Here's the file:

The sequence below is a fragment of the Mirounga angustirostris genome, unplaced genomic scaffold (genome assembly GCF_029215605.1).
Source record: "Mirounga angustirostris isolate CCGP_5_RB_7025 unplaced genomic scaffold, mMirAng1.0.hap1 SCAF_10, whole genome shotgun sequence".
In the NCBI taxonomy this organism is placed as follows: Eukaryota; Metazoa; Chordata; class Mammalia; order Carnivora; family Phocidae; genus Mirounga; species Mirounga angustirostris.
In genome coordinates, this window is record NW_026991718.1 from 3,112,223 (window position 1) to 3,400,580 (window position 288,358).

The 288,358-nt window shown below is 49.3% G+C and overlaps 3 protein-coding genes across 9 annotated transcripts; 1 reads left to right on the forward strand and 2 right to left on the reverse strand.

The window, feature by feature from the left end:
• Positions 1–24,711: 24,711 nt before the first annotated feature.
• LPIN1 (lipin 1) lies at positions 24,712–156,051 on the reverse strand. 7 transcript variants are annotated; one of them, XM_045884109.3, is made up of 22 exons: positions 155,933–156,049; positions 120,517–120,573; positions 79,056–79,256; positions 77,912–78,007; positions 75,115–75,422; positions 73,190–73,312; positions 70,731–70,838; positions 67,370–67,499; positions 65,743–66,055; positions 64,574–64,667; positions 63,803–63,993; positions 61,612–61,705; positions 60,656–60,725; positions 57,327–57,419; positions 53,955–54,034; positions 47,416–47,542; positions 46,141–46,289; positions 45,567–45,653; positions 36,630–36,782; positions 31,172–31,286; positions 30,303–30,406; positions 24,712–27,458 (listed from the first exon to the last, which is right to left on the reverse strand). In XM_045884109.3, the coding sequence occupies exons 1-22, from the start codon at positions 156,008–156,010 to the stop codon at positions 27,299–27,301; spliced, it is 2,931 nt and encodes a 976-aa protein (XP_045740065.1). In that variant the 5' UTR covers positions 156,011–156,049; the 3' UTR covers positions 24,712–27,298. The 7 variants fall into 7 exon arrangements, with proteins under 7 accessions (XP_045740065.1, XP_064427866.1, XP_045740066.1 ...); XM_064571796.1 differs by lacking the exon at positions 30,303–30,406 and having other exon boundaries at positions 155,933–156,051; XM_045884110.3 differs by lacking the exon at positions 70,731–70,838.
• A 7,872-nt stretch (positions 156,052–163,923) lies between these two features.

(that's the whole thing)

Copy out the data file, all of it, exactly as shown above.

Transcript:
The sequence below is a fragment of the Mirounga angustirostris genome, unplaced genomic scaffold (genome assembly GCF_029215605.1).
Source record: "Mirounga angustirostris isolate CCGP_5_RB_7025 unplaced genomic scaffold, mMirAng1.0.hap1 SCAF_10, whole genome shotgun sequence".
In the NCBI taxonomy this organism is placed as follows: Eukaryota; Metazoa; Chordata; class Mammalia; order Carnivora; family Phocidae; genus Mirounga; species Mirounga angustirostris.
In genome coordinates, this window is record NW_026991718.1 from 3,112,223 (window position 1) to 3,400,580 (window position 288,358).

The 288,358-nt window shown below is 49.3% G+C and overlaps 3 protein-coding genes across 9 annotated transcripts; 1 reads left to right on the forward strand and 2 right to left on the reverse strand.

The window, feature by feature from the left end:
• Positions 1–24,711: 24,711 nt before the first annotated feature.
• LPIN1 (lipin 1) lies at positions 24,712–156,051 on the reverse strand. 7 transcript variants are annotated; one of them, XM_045884109.3, is made up of 22 exons: positions 155,933–156,049; positions 120,517–120,573; positions 79,056–79,256; positions 77,912–78,007; positions 75,115–75,422; positions 73,190–73,312; positions 70,731–70,838; positions 67,370–67,499; positions 65,743–66,055; positions 64,574–64,667; positions 63,803–63,993; positions 61,612–61,705; positions 60,656–60,725; positions 57,327–57,419; positions 53,955–54,034; positions 47,416–47,542; positions 46,141–46,289; positions 45,567–45,653; positions 36,630–36,782; positions 31,172–31,286; positions 30,303–30,406; positions 24,712–27,458 (listed from the first exon to the last, which is right to left on the reverse strand). In XM_045884109.3, the coding sequence occupies exons 1-22, from the start codon at positions 156,008–156,010 to the stop codon at positions 27,299–27,301; spliced, it is 2,931 nt and encodes a 976-aa protein (XP_045740065.1). In that variant the 5' UTR covers positions 156,011–156,049; the 3' UTR covers positions 24,712–27,298. The 7 variants fall into 7 exon arrangements, with proteins under 7 accessions (XP_045740065.1, XP_064427866.1, XP_045740066.1 ...); XM_064571796.1 differs by lacking the exon at positions 30,303–30,406 and having other exon boundaries at positions 155,933–156,051; XM_045884110.3 differs by lacking the exon at positions 70,731–70,838.
• A 7,872-nt stretch (positions 156,052–163,923) lies between these two features.